Thursday, June 14, 2007

Tusk, tusk

How cool is it that they just discovered the remains of a mastodon here in San Diego County?

Almost as cool as the fact that this animals name derives from Greek words that mean "nipple-tooth." (And yes, "mastodon" a linguistic relative of all those breast-related words that start with "mast-," and to tooth-related words like "orthodontist.")

Wednesday, June 13, 2007

And That Other Blog Is . . .

And since you asked, here's that other blog Grant mentioned on the show last weekend: The Name Inspector.

Monday, June 11, 2007

Blog This!

Several folks have written to ask the name of the Wall Street Journal's editing blog that Grant mentioned during this past weekend's show. (You know, the episode in which my co-host explained that yes, he actually does subscribe to hundreds of blogs, and reads a daily shortlist of about 40 to 50.) Anyway, the blog that he recommended is Style and Substance.

Sunday, June 10, 2007

So, Go See This Play

If you're a word lover in the San Diego area, you still have time to check out a hilarious series of vignettes at the Sixth Avenue Bistro. You should.

The segment about trying to learn a universal language is priceless (and nearly indescribable). The one about Philip Glass buying a loaf of bread sends the production out on a high note (actually, several of them). And a wacky vignette featuring a newly murdered Leon Trotsky has some surprisingly moving moments.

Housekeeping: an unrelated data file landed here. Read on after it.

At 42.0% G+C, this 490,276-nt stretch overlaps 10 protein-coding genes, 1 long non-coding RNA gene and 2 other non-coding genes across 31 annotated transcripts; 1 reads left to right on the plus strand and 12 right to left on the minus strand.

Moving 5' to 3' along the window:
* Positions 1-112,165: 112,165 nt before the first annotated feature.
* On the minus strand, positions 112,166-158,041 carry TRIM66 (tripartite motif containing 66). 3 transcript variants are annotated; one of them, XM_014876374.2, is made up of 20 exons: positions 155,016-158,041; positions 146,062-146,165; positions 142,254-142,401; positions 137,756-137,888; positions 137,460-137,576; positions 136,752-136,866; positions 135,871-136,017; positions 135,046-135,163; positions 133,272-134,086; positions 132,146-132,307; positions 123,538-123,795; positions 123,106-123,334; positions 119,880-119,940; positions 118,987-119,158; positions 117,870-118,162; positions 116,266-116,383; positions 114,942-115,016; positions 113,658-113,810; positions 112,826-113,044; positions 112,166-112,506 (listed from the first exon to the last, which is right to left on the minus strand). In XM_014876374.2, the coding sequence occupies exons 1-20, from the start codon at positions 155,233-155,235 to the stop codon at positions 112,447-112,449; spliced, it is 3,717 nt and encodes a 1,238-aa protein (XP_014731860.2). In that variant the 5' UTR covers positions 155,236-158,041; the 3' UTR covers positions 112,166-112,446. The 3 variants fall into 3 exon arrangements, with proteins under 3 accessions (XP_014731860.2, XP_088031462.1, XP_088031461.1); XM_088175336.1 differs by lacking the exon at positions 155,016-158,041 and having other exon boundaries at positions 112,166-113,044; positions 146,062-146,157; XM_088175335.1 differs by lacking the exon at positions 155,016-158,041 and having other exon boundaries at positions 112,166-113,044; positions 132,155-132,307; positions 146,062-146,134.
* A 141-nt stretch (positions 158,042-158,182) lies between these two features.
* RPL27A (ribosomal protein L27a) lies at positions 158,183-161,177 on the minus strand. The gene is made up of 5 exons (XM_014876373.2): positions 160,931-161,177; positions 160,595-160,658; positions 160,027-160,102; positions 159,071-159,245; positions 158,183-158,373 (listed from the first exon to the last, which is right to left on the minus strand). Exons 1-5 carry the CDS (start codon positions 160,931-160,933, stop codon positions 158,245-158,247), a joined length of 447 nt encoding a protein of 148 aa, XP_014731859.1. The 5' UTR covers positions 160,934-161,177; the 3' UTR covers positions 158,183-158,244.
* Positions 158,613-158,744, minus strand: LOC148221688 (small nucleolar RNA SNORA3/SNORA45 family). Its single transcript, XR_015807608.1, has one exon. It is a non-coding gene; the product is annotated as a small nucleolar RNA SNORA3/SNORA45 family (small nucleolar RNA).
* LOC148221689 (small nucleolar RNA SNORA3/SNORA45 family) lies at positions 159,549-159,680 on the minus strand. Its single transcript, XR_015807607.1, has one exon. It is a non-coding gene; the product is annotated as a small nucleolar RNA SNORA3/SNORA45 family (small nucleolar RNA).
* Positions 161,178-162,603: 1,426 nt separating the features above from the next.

It's a cabaret-style theater, so you can order munchies and libations while treating your brain to an energetic, entertaining workout.

Read more about the play, directed by Glenn Paris and Claudio Raygoza, here and here.

Of Stud Muffins and Hotties

Well, of course Grant Barrett knows from hotties. I mean, the guy works with ME, right? Anyway, William Safire quotes him in the New York Times about the word's origin.

Friday, June 08, 2007

And Speaking of the Chicago Tribune

I understand that the Trib is considering eliminating its weekly "On Language" column by Nathan Bierma, whom I've quoted several times here and on "A Way with Words." That would be a shame. If you agree, please take a moment right now to drop a quick line to the editors. Let them know that there are plenty of us language lovers out here who remain eager to "read all about it": ctc-tempo@tribune.com.

What's in a Name?

A Chicago Tribune columnist questions journalists' frequent use of a female candidate's first name, while all her male opponents are referred to by their last names. What do you think?

Monday, June 04, 2007

A Rosewater by Any Other Name?

Steve Rivkin, an occasional guest on our show, offers up a product name from the "What They Thinking?" Department.

Sunday, June 03, 2007

Problems with Entourage email program

Does your email program ever make you feel like this?

That's how I felt this weekend after I tried to create a bunch of rules for the Entourage email program I use with this MacBook. I was trying to direct various sorts of emails to different folders, which I have done without problems in the past. This time, though, the email program proceeded to go nutso -- even when I deleted all the rules and the new folders that I'd created. Having nosed around on the net, I've come to believe that my database may be corrupted. In any case, if you email me and I don't respond, it may be because my email program has stuffed it behind a cybercouch or dropped it through the cybercracks. Now if you'll excuse me, I'm going to go back to saying, "Arrrrrrrrrrgggggghhhhhhh!"